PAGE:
Which parts of the Bible would Jesus leave out in your church?

March 21, 2011 in Mark, Bible, Church, Mission, Theology by Mark

Many Christians rightly emphasise the importance of reading the whole Bible, not leaving out any parts or skipping over sections that we don’t like. But how good are we at this in practice? Do we actually end up focusing only on the parts that suit us, that reinforce our own views, and that show that we are right and others are wrong?

I think it’s highly ironic that Luke tells us in 4:16-30 that Jesus went to the synagogue in Nazareth and started reading from the prophet Isaiah as follows:

“The Spirit of the Lord is upon me,
for he has anointed me to bring Good News to the poor.
He has sent me to proclaim that captives will be released,
that the blind will see,
that the oppressed will be set free,
and that the time of the Lord’s favor has come.” (Luke 4:18-19)

Luke then tells us that Jesus rolled up the scroll and sat down, while everyone’s eyes were fixed on him… Why? Because he’d missed out the most important part! The next sentence in Isaiah 61 that he was quoting from was

and with it, the day of God’s anger against their enemies. (Isaiah 61:2)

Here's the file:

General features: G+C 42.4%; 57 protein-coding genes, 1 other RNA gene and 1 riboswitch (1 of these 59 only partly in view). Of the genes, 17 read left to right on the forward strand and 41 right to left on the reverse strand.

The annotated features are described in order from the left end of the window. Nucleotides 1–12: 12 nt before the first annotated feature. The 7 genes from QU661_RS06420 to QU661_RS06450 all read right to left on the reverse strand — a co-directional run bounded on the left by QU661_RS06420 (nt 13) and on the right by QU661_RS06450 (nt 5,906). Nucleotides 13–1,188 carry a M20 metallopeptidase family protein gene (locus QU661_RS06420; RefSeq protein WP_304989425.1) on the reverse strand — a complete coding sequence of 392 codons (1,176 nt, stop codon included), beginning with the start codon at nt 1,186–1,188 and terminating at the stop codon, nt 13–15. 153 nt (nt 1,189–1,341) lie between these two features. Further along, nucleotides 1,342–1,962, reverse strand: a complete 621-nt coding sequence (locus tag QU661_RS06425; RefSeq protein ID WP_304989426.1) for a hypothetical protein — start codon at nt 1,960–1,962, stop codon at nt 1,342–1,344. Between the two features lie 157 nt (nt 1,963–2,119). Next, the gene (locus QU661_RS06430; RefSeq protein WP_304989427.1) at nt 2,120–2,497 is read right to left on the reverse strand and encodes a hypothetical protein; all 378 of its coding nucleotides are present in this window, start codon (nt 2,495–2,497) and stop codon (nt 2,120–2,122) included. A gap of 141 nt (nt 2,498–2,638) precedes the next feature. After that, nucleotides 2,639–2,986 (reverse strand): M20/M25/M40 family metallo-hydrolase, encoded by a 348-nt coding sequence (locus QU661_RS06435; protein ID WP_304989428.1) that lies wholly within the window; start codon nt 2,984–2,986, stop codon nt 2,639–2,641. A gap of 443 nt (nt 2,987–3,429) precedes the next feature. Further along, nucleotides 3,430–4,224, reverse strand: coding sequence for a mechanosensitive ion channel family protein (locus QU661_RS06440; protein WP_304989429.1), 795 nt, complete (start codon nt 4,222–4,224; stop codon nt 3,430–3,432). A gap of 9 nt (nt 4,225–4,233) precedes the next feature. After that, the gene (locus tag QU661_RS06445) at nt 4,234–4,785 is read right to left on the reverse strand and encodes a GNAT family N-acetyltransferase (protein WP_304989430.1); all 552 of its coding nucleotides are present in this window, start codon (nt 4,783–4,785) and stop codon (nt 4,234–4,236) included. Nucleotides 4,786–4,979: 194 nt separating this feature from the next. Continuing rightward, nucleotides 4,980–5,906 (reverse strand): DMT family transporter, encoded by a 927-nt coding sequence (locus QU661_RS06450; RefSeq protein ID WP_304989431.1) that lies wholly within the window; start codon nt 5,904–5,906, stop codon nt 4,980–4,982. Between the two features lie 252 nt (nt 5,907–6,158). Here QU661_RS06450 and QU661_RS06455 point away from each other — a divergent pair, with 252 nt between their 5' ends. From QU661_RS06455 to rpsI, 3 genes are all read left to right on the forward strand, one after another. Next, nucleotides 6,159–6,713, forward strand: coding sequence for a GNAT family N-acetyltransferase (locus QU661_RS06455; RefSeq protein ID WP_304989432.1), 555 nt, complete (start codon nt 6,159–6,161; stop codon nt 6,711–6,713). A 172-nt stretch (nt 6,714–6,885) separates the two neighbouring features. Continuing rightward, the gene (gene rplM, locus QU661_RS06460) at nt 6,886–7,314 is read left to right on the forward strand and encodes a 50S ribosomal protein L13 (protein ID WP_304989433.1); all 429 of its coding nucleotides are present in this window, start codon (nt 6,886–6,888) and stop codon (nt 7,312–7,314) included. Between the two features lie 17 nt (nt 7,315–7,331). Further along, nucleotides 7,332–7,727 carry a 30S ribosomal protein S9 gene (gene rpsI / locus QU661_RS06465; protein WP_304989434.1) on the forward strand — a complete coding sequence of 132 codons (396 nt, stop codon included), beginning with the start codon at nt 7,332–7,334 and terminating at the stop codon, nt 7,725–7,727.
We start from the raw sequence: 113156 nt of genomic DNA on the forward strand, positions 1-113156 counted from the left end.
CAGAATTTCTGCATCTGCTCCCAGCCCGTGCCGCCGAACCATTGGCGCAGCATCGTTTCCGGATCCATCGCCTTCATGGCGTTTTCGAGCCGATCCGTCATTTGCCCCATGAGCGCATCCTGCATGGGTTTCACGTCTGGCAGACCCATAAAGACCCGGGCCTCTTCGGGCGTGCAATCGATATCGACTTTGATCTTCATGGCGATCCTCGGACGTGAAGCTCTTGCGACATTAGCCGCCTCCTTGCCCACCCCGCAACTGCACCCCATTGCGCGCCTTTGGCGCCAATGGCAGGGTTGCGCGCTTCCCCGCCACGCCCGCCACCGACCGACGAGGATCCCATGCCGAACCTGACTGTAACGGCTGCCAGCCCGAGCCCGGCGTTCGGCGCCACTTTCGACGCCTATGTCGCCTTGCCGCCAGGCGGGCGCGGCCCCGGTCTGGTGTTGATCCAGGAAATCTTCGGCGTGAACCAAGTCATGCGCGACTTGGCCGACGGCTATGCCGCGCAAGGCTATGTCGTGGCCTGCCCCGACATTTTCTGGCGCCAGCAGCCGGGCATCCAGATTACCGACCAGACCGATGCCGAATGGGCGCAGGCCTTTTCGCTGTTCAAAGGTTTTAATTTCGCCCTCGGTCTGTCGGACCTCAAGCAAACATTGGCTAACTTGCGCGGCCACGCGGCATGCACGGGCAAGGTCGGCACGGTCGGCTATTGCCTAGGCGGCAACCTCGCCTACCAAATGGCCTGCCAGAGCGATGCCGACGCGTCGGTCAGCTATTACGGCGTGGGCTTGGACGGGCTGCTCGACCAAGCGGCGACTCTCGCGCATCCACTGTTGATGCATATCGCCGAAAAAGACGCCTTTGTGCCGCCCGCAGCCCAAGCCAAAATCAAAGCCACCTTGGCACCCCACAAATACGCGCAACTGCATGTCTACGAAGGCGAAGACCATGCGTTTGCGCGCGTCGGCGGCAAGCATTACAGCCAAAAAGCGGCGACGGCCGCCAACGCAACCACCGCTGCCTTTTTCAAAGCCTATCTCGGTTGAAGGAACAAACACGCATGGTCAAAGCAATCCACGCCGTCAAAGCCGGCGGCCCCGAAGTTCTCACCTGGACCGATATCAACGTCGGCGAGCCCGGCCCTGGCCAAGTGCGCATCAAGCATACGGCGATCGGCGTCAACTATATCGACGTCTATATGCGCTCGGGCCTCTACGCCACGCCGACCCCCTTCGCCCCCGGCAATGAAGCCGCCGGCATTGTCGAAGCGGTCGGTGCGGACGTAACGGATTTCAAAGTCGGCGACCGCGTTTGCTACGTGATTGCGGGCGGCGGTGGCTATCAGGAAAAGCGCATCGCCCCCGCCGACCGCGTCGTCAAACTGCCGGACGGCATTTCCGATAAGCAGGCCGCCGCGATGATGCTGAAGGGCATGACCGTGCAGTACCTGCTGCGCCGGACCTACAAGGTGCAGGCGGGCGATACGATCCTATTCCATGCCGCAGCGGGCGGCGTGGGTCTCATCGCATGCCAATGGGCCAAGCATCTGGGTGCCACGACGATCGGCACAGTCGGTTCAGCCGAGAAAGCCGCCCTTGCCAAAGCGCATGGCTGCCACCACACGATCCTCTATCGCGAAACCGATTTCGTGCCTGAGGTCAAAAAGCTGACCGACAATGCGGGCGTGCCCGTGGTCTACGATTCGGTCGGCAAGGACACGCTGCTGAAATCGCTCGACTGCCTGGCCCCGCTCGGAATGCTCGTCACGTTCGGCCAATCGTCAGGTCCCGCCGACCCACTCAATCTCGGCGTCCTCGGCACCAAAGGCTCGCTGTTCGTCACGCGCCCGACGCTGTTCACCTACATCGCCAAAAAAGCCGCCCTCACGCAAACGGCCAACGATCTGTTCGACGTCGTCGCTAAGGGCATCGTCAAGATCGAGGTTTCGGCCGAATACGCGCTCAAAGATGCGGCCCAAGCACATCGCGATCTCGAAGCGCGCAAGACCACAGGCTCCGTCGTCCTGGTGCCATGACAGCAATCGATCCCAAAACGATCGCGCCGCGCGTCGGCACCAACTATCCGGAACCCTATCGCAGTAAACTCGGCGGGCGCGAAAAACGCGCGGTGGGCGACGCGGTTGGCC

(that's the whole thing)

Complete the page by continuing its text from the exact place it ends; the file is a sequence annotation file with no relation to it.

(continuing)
Why does Jesus leave out the part about God’s anger?! Why do you think?

I think maybe the next few verses in Luke give us a clue, as Jesus tells the people gathered that in addition to being a righteous God of judgment, God also cares for and deeply loves those outside of Israel, as he proved by pouring out blessing and healing on the widow at Sidon and Naaman the Syrian. This isn’t popular with the crowd who want him to talk about the destruction of their enemies, and leads to Jesus being taken out of the town and almost thrown down from the top of a cliff!

Why did Jesus choose to be so controversial by deliberately omitting the part about judgment? I don’t for a minute think that Jesus disagreed with Isaiah, or thought that what he had written wasn’t legitimate or wasn’t from God.

I think maybe Jesus saw that the Jews of his day had become so obsessed with the judgment of the nations that they had missed the bigger picture of what God was doing. They had become so focused on their own security, and the destruction of others, that they had missed the role that they were supposed to be playing in blessing the nations.

I wonder if Jesus read the Bible in our churches today, would he leave out any parts, and if so, how would we react…?